A. I would put it down to a lack of leadership, not necessarily strong leadership but just leadership.
Q. How do you view former chief justice of India Ranjan Gogoi’s decision to accept the Rajya Sabha nomination?
A. The nomination to the Rajya Sabha is the first of its kind, but the election of Supreme Court judges to the Rajya Sabha has happened before. The difference between then and now is that today the judiciary is under far greater scrutiny because of the events of the last two years or so and in the context of what might be perceived as a decline in the overall ethical standards in the judiciary. A combination of these factors led to widespread criticism of the nomination.
Q. The Supreme Court found senior advocate Prashant Bhushan guilty of contempt. Contempt proceedings were initiated against comedian Kunal Kamra, too. Your views.
A. I think both the proceedings were totally unnecessary. They have not served any purpose at all.
Q. While the courts have been criticised by the civil society for not acting on certain issues, the government has criticised the courts for judicial overreach.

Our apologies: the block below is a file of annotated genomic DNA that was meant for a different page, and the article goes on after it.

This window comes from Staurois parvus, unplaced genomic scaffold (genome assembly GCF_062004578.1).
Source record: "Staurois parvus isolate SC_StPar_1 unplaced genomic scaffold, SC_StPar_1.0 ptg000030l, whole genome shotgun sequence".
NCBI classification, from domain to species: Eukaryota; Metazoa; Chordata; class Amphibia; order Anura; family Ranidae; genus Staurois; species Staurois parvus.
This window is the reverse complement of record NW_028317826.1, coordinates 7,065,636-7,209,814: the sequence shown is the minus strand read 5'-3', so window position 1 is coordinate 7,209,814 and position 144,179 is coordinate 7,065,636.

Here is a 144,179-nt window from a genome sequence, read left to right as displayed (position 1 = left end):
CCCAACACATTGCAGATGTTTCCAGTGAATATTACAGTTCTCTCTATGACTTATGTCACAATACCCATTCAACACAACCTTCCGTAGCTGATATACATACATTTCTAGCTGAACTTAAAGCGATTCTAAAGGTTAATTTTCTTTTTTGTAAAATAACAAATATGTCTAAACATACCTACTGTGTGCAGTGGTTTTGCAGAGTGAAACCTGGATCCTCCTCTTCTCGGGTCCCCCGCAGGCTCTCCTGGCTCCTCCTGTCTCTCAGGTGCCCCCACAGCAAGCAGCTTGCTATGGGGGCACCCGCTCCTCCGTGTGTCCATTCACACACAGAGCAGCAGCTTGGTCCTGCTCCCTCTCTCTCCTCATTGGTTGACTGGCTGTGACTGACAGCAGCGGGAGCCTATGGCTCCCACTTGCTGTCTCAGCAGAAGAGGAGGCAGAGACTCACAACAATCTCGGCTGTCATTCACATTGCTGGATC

A. This is a problem which has been festering for a long time. If the government does not perform its constitutional obligations and is compelled by the Supreme Court to do so, the natural reaction of the government functionaries will be that of judicial overreach. It is a matter of common knowledge that sometimes the government is compelled to fulfil its obligations only because of orders passed by the Supreme Court, as for example, in the recent case of framing a vaccination policy. The policy was framed only because of the intervention of the Supreme Court. If that is judicial overreach, so be it.
Q. The courts were prompt in switching over to online hearings during the pandemic. However, pendency of cases has grown during this period. Also, as cases mount, vacancies in the High Courts and the Supreme Court emerge as a major issue.
A. These questions will require long and detailed discussions. I believe the judiciary must take the lead, introspect and then do something about it. Ad hoc measures and knee-jerk reactions will only hinder the required transformation.
Q. How does the apex court deal with the issue of appointment of judges, especially since it is perennially locked in a confrontation with the government with regard to certain names?
A. Once again, leadership is the answer.
Q. Do you feel that the functioning of the collegium, which has been criticised for its opacity, for disregarding talent and, at times, for bowing to pressure from the government, requires to be revamped?
A. No one has suggested a substitute, let alone a good substitute for the collegium system. But yes, it can be improved. I do not think it requires to be revamped.
Q. What are your expectations from Chief Justice N.V. Ramana?
A. Justice Ramana has leadership qualities and if he chooses to bring about a change for the better, I am confident he will succeed and restore the prestige of the judiciary to a very large extent.